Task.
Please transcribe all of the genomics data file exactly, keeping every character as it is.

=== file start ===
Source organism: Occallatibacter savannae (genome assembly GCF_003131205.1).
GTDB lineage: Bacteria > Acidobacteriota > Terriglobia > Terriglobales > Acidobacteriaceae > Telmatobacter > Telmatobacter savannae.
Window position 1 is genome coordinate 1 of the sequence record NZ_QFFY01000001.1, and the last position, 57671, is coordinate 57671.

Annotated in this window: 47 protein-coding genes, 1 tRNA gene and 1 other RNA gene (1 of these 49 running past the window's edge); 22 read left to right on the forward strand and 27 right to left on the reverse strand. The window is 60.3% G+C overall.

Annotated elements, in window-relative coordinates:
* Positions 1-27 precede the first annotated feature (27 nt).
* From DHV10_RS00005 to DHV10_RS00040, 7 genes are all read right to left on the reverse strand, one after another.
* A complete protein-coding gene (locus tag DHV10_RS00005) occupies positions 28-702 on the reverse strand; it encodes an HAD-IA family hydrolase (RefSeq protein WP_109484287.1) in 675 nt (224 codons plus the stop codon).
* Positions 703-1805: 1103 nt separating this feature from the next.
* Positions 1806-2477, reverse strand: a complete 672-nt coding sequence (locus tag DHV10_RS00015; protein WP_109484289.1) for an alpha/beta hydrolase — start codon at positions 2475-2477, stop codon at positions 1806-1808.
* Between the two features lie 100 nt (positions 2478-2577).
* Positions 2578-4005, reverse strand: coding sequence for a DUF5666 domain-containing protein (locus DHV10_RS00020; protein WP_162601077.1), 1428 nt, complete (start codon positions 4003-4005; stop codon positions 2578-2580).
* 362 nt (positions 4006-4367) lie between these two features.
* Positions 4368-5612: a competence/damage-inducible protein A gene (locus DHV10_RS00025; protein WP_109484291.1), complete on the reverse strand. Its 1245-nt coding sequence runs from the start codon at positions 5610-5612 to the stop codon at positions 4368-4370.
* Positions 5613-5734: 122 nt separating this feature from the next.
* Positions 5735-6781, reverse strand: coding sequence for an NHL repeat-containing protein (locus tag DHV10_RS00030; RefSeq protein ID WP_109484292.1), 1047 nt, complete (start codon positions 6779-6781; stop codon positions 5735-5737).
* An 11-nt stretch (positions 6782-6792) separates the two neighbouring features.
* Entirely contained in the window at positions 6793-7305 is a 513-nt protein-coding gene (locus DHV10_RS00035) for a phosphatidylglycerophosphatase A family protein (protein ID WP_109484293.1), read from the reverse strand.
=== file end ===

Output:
Source organism: Occallatibacter savannae (genome assembly GCF_003131205.1).
GTDB lineage: Bacteria > Acidobacteriota > Terriglobia > Terriglobales > Acidobacteriaceae > Telmatobacter > Telmatobacter savannae.
Window position 1 is genome coordinate 1 of the sequence record NZ_QFFY01000001.1, and the last position, 57671, is coordinate 57671.

Annotated in this window: 47 protein-coding genes, 1 tRNA gene and 1 other RNA gene (1 of these 49 running past the window's edge); 22 read left to right on the forward strand and 27 right to left on the reverse strand. The window is 60.3% G+C overall.

Annotated elements, in window-relative coordinates:
* Positions 1-27 precede the first annotated feature (27 nt).
* From DHV10_RS00005 to DHV10_RS00040, 7 genes are all read right to left on the reverse strand, one after another.
* A complete protein-coding gene (locus tag DHV10_RS00005) occupies positions 28-702 on the reverse strand; it encodes an HAD-IA family hydrolase (RefSeq protein WP_109484287.1) in 675 nt (224 codons plus the stop codon).
* Positions 703-1805: 1103 nt separating this feature from the next.
* Positions 1806-2477, reverse strand: a complete 672-nt coding sequence (locus tag DHV10_RS00015; protein WP_109484289.1) for an alpha/beta hydrolase — start codon at positions 2475-2477, stop codon at positions 1806-1808.
* Between the two features lie 100 nt (positions 2478-2577).
* Positions 2578-4005, reverse strand: coding sequence for a DUF5666 domain-containing protein (locus DHV10_RS00020; protein WP_162601077.1), 1428 nt, complete (start codon positions 4003-4005; stop codon positions 2578-2580).
* 362 nt (positions 4006-4367) lie between these two features.
* Positions 4368-5612: a competence/damage-inducible protein A gene (locus DHV10_RS00025; protein WP_109484291.1), complete on the reverse strand. Its 1245-nt coding sequence runs from the start codon at positions 5610-5612 to the stop codon at positions 4368-4370.
* Positions 5613-5734: 122 nt separating this feature from the next.
* Positions 5735-6781, reverse strand: coding sequence for an NHL repeat-containing protein (locus tag DHV10_RS00030; RefSeq protein ID WP_109484292.1), 1047 nt, complete (start codon positions 6779-6781; stop codon positions 5735-5737).
* An 11-nt stretch (positions 6782-6792) separates the two neighbouring features.
* Entirely contained in the window at positions 6793-7305 is a 513-nt protein-coding gene (locus DHV10_RS00035) for a phosphatidylglycerophosphatase A family protein (protein ID WP_109484293.1), read from the reverse strand.